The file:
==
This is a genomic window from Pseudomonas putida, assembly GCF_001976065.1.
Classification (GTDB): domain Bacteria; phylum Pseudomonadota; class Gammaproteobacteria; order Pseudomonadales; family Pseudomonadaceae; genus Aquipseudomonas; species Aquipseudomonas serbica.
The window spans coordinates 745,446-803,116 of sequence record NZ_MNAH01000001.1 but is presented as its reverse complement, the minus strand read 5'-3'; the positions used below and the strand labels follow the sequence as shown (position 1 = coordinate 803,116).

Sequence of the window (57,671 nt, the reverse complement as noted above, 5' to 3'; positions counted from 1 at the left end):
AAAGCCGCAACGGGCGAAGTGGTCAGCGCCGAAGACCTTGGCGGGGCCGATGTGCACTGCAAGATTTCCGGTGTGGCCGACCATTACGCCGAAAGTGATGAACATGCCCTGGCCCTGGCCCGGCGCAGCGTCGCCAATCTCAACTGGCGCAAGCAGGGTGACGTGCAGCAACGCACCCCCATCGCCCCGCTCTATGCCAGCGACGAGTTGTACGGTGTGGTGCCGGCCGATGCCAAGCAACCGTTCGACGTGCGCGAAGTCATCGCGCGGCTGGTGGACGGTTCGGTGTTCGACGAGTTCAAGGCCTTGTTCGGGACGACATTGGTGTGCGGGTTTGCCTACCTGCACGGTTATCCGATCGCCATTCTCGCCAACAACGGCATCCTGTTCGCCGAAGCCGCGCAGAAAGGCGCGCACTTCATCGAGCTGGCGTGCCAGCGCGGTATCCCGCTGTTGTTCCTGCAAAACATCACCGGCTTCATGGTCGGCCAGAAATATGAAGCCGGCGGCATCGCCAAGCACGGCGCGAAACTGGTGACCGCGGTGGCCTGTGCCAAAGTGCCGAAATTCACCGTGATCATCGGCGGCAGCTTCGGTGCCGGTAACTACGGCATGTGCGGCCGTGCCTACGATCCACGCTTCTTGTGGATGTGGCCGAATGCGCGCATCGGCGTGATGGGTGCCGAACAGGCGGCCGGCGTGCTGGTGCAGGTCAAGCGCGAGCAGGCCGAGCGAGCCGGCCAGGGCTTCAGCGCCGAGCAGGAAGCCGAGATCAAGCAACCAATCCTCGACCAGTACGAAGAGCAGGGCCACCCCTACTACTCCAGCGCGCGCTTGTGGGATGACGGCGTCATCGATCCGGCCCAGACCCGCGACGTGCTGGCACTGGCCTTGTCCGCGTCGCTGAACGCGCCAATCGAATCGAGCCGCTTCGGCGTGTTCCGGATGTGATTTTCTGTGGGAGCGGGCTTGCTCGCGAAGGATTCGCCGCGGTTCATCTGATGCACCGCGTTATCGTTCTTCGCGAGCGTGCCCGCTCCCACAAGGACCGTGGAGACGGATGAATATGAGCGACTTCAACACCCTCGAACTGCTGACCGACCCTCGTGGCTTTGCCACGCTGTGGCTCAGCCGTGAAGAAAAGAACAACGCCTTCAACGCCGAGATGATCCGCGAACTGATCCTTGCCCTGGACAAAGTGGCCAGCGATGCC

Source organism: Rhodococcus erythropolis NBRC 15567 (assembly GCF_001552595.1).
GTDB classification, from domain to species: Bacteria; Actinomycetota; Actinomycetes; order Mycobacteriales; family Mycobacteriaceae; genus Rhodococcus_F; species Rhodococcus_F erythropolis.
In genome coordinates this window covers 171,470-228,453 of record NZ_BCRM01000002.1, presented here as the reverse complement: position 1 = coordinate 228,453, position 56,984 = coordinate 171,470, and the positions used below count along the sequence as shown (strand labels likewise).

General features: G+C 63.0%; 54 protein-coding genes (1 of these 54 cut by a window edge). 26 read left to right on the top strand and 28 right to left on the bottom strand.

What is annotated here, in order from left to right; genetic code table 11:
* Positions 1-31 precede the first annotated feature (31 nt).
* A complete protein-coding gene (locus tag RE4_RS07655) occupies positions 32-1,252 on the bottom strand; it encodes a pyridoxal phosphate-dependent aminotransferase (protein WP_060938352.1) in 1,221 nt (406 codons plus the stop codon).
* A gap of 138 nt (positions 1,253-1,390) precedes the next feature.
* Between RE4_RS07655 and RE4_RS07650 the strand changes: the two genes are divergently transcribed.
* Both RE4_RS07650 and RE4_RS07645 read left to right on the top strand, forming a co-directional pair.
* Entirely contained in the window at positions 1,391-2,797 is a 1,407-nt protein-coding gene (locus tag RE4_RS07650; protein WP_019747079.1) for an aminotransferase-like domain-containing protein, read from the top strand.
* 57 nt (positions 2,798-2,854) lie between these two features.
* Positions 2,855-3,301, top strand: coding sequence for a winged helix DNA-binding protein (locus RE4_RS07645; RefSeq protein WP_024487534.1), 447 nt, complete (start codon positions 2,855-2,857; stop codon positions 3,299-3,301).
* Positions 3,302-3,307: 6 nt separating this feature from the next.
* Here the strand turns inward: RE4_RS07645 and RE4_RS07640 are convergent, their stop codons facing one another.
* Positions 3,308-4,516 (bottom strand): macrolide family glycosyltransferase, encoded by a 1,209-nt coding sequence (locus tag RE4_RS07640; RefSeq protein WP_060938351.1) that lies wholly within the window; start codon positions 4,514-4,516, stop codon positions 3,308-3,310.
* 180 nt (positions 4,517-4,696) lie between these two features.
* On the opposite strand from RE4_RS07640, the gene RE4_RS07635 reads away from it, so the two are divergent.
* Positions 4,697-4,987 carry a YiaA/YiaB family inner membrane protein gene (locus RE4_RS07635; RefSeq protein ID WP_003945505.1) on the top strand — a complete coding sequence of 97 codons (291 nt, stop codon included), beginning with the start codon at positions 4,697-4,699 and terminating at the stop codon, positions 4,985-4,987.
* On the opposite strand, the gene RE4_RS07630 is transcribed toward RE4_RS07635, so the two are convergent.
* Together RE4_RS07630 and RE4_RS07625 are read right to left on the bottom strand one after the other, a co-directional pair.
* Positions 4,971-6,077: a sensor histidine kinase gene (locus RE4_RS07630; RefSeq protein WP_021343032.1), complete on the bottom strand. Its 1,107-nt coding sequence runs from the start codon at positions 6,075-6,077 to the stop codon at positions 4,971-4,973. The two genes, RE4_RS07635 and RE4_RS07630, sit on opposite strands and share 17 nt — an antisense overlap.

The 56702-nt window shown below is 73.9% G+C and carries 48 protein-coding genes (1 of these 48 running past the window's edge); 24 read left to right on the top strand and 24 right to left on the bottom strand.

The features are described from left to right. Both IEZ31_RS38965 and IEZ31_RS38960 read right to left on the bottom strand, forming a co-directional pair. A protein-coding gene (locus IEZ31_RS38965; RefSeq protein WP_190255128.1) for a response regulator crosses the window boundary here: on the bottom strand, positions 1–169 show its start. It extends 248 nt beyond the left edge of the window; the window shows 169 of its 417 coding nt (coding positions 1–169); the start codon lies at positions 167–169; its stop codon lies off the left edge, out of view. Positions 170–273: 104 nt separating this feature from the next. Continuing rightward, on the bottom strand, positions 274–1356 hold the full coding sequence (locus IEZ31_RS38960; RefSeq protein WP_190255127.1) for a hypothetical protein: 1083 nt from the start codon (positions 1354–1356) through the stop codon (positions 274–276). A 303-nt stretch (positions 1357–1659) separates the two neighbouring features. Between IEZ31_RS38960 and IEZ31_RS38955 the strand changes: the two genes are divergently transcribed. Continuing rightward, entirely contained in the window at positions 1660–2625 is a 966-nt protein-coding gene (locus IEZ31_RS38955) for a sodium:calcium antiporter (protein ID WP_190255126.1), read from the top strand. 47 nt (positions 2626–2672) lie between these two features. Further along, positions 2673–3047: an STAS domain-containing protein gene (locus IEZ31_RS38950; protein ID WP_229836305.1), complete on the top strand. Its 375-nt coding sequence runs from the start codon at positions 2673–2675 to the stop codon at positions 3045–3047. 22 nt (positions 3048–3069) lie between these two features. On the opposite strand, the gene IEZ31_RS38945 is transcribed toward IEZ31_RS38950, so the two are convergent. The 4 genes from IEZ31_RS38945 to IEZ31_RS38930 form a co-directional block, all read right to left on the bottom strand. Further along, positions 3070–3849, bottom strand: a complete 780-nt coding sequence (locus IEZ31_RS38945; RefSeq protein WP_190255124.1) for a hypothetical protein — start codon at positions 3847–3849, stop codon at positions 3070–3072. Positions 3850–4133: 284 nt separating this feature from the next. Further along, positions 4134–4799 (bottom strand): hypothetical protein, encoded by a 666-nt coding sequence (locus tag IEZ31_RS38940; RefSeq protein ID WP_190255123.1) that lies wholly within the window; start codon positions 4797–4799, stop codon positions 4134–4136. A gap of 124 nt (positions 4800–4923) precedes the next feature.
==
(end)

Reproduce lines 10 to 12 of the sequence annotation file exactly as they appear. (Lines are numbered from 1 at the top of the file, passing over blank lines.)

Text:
What is annotated here, in order from left to right; genetic code table 11:
* Positions 1-31 precede the first annotated feature (31 nt).
* A complete protein-coding gene (locus tag RE4_RS07655) occupies positions 32-1,252 on the bottom strand; it encodes a pyridoxal phosphate-dependent aminotransferase (protein WP_060938352.1) in 1,221 nt (406 codons plus the stop codon).